The Interior Lenshood

You all put lens hoods on your cameras, don’t you? You get a new camera with a new lens and make sure that you either get a lens hood for it in the box or buy the appropriate one at the time of the initial purchase. Right? Oops…

Sorry, I just had a fit of the giggles there and had to go change clothes…

I saw some pretty silly things in my retail trade days, but the most foolish was the habit of Nikon and Canon…and a few other culprits…of selling kit lenses with no lens hood. And making it a major feat of imagination or research to discover which hood was actually supposed to match which lens. We sent out hundreds of hopefuls into the sun with nothing to protect the lenses from flair and sunspots. I daresay¬†many of them never knew that their pictures could be better.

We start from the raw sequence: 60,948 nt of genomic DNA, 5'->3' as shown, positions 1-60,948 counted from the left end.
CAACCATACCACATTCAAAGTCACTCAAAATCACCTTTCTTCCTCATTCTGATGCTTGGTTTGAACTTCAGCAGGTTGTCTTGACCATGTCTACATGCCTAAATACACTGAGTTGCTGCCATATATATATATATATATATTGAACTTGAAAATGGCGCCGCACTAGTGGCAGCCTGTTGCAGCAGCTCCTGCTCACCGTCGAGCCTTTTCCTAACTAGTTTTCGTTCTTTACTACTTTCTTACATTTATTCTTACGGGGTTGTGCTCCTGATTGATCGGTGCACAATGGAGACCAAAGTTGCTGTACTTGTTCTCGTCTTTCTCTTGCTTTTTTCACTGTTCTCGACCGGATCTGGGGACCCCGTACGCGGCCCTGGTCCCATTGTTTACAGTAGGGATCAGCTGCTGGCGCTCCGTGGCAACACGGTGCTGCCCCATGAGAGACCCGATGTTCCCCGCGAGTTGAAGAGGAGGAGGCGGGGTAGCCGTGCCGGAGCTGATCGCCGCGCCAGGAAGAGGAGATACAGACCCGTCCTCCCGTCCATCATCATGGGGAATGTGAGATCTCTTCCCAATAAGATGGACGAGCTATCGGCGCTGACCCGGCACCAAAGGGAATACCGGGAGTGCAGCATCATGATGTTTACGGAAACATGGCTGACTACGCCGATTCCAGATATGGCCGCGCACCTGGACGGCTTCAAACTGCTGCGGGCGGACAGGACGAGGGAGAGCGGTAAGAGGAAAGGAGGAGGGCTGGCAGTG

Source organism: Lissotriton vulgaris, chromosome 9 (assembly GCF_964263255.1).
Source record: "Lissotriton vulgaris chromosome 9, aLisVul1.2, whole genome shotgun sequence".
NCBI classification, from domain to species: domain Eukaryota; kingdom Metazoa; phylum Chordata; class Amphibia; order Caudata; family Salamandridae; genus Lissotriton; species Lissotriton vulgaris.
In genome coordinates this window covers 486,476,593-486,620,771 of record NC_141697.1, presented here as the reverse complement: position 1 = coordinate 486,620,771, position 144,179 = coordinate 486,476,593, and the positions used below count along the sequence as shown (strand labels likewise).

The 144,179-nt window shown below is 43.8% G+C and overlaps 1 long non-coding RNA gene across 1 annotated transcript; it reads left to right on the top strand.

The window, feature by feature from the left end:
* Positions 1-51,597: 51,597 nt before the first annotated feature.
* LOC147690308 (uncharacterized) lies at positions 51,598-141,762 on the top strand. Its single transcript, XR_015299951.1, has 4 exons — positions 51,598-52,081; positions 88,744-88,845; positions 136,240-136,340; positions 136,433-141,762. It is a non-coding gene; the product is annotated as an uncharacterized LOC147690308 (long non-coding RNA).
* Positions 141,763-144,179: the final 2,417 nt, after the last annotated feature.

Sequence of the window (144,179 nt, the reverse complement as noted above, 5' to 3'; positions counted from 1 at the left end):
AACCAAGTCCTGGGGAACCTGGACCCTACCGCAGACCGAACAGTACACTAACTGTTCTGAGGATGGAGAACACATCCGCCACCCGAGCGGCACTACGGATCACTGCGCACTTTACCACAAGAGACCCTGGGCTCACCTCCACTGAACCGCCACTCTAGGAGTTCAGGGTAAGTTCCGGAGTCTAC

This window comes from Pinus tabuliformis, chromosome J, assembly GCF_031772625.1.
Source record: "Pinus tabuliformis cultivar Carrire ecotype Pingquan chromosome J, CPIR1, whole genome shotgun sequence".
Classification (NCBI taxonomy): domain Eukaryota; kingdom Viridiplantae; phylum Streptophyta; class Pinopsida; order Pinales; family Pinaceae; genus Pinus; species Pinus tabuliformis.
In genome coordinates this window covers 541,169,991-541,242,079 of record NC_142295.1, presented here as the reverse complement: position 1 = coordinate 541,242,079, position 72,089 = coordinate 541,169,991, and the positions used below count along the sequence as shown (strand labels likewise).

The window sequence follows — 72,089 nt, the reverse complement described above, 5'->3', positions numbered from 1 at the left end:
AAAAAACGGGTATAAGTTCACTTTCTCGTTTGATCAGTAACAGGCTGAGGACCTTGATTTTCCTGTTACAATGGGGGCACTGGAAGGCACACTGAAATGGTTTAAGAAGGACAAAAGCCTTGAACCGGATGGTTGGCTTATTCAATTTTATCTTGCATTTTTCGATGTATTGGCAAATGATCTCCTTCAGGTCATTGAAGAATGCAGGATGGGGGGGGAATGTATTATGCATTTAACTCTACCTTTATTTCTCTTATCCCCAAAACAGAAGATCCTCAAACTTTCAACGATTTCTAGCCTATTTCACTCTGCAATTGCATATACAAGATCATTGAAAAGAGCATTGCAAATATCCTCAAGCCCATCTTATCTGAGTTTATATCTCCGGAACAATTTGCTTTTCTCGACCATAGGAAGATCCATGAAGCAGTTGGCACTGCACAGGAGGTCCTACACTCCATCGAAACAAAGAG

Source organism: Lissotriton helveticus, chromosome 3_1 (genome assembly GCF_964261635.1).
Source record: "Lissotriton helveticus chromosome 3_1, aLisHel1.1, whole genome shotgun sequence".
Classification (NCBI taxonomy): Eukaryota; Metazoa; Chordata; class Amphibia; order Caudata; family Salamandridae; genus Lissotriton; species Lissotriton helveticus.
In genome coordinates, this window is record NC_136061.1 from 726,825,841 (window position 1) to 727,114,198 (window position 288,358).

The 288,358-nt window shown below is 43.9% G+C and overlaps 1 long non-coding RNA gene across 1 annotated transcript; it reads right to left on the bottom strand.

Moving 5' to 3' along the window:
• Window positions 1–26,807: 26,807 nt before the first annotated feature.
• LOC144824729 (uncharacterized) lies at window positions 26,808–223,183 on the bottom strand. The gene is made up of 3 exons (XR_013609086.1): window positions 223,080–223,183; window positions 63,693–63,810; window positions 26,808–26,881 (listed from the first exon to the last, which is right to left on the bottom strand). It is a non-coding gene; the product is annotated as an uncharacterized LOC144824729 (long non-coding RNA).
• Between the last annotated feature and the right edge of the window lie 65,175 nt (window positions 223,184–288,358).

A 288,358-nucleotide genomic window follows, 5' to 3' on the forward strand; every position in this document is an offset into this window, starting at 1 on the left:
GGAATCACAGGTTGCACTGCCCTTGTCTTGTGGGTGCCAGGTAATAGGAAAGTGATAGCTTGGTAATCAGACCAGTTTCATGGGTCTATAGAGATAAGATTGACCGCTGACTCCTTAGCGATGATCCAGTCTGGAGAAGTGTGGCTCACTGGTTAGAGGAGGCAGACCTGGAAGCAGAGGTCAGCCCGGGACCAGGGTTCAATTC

So many do not realise that the lens hood is also a good thing inside. They think it is just a sun shade…never realising that stray light coming from flashes, floodlights, and windows can make as many inroads into contrast and saturation as the sun can. I get funny looks most times when I clap the flower-petal lens hood on the 18-135 Fujifilm zoom lens for dance shows at an indoor venue. But I know that I will be using an off-camera flash and may well flare over onto my lens as I move about – not to mention what I might pick up from venue lighting or other shooters in the crowd. It’s not foolproof – I managed to flashover myself at the dance last Saturday in a couple of shots when I had to turn toward the audience.

I’m somewhat annoyed that Fujifilm hasn’t seen fit to provide a lens hood for the 27mm pancake lens. But I keep my eye out at old shops for a suitable 39mm folding rubber one. It might look old-fashioned but then that also applies to the rest of my wardrobe!



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